Plums & damsons (Prunus domestica)
Late summer is reserved for the fruit harvest. Picking sun-kissed plums straight from the tree and the aroma of home-baked plum cake have been around since childhood. But plum trees are more than just fruit suppliers: in spring, they proudly boast a white sea of flowers filled with the buzzing of bees and bumblebees.
With the new varieties now available, you can also buy small plum trees for the balcony. Make sure to look out for the term “self-pollinating” and for resistance to “plum pox” and “Monilia fruit rot” when buying.
The difference between plums and damsons, by the way, is less to do with the taste and more with the shape: Plums are usually bigger than damsons and have a distinct longitudinal groove. Damsons also freeze well but plums not.
Plum trees need large plant containers with a minimum volume of 25 litres. Make sure that terracotta pots are frost-resistant. Before planting, add a few centimetres of gravel or lightweight aggregate to the bottom of the pot for drainage. Mix a peat-free, special potting soil into the container to give the tree a good start. The best time to plant is in the spring or autumn.
Tip: Do not plant the fruit tree deeper than the pot in which you bought it. The grafting point, which can be seen by the thickening in the trunk section, must be above the soil.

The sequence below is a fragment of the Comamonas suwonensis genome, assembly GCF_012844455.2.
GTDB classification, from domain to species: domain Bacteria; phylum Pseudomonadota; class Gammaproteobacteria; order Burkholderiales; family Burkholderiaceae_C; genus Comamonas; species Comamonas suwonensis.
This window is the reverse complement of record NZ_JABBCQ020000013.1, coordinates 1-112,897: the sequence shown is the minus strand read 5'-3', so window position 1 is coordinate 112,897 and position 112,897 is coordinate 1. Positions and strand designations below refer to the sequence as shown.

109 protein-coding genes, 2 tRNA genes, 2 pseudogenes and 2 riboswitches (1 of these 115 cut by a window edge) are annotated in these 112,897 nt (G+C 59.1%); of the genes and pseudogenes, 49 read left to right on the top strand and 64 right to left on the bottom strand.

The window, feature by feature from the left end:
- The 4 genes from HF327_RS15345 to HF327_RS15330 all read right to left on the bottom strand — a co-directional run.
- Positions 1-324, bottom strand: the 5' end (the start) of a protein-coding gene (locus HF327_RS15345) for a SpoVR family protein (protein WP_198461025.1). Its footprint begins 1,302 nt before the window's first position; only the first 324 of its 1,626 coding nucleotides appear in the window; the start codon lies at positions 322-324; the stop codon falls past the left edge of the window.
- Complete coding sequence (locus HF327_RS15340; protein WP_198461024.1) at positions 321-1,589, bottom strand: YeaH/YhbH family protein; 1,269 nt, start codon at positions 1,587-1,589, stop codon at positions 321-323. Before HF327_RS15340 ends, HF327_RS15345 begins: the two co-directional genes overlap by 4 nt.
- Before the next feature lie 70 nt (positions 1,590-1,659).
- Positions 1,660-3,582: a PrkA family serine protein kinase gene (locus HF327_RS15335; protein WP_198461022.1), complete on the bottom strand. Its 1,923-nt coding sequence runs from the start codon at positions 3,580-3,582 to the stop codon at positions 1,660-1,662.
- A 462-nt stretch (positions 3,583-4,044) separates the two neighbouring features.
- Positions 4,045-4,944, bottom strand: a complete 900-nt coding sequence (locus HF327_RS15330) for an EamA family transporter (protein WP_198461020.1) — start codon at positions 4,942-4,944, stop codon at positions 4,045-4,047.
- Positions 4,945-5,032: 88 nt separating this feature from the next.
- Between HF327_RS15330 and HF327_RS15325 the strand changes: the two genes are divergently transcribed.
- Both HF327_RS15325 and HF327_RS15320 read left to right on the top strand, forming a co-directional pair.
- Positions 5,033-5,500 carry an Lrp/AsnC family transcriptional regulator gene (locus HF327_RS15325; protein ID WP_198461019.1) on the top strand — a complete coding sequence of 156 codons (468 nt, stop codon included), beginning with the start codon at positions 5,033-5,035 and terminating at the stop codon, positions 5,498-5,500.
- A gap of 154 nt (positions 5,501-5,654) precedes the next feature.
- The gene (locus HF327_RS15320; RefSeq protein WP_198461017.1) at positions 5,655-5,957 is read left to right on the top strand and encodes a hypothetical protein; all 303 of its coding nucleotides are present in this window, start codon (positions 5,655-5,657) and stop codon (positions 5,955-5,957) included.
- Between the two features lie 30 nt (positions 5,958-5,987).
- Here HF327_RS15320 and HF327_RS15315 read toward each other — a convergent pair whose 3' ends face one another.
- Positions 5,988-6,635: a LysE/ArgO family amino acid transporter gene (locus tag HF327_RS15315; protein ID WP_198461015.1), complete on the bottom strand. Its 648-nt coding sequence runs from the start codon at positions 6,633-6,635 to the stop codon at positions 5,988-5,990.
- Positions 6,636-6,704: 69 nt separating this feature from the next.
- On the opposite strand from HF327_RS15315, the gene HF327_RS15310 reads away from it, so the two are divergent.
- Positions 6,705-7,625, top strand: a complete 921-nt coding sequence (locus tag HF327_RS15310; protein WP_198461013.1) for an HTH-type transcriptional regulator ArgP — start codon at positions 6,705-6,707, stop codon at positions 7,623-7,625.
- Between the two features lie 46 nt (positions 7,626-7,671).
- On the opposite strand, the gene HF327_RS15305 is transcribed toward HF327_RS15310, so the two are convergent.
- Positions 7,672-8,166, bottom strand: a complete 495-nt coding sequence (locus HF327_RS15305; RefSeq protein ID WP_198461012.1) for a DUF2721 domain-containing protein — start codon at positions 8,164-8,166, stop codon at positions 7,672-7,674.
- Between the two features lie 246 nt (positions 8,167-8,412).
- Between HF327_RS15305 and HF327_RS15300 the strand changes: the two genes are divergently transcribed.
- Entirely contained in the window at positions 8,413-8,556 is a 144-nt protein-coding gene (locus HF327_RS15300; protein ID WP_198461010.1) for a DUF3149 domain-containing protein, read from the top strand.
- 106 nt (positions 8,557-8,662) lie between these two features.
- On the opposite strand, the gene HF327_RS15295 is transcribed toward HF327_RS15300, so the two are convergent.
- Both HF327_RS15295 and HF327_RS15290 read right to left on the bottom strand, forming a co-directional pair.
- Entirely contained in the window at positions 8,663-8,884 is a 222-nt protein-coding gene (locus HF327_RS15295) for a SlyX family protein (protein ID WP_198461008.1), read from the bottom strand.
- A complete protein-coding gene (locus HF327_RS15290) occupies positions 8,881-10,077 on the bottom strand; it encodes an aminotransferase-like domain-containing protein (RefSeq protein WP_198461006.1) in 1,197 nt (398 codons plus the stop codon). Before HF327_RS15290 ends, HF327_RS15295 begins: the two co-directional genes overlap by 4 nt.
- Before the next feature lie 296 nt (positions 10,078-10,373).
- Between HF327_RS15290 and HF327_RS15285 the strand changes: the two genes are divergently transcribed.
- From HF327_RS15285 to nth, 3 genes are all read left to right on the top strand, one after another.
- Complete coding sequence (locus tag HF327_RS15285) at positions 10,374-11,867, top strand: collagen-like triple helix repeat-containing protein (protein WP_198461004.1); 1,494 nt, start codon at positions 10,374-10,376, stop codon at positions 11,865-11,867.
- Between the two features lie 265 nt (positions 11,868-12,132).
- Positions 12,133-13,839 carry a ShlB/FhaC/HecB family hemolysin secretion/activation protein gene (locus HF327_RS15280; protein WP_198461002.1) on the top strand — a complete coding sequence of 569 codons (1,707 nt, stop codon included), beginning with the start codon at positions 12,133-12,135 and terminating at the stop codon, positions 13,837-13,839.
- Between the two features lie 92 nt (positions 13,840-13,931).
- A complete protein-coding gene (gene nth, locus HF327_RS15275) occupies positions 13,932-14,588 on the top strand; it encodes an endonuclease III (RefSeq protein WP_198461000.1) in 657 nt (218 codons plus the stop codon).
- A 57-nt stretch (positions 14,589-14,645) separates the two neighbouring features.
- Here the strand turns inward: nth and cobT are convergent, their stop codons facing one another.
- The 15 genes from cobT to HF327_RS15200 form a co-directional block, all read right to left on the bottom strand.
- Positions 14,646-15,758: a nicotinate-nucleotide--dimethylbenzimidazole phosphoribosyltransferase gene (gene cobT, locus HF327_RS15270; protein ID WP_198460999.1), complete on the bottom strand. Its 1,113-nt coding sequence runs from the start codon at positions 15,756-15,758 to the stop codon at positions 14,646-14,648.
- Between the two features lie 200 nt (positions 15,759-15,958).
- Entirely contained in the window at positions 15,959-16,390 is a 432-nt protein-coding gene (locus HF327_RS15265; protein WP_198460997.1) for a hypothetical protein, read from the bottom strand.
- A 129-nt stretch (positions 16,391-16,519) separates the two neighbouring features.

In the open, stone fruit trees need lots of space. So for the balcony, you should choose columnar trees and spindle bushes up to a maximum height of 2 metres or create a space-saving plum tree trellis. Columnar damson trees are, for example, Fruca, Imperial, Haganta, Pruntop, Tophit and Topper. Small columnar plums and spindle bushes are Champion, Empress, Gelbe Eierpflaume, Königin Victoria, Magna Glauca and the giant plum Jumbo. All these varieties are self-pollinating, i.e. you do not need a second pollinating tree.
Plum trees need a sunny location, while damsons also tolerate semi-shade. They have normal water requirements, avoid waterlogging. Don’t forget to water on frost-free days in winter. Fertilise once in the spring with Organic Multipurpose Plant Food, in autumn with a potassium-based fertiliser, in order to improve hardiness.
The young shoots can be cut back by half in February/March. Young shoots are slightly greener and not quite woody yet. Only cut back columnar trees when they have reached or exceeded the desired final height. After the harvest, prune downward-growing side shoots back to three “buds”, i.e. three buds remain.
Magnificent plums and damsons can be harvested from August or September depending on the variety.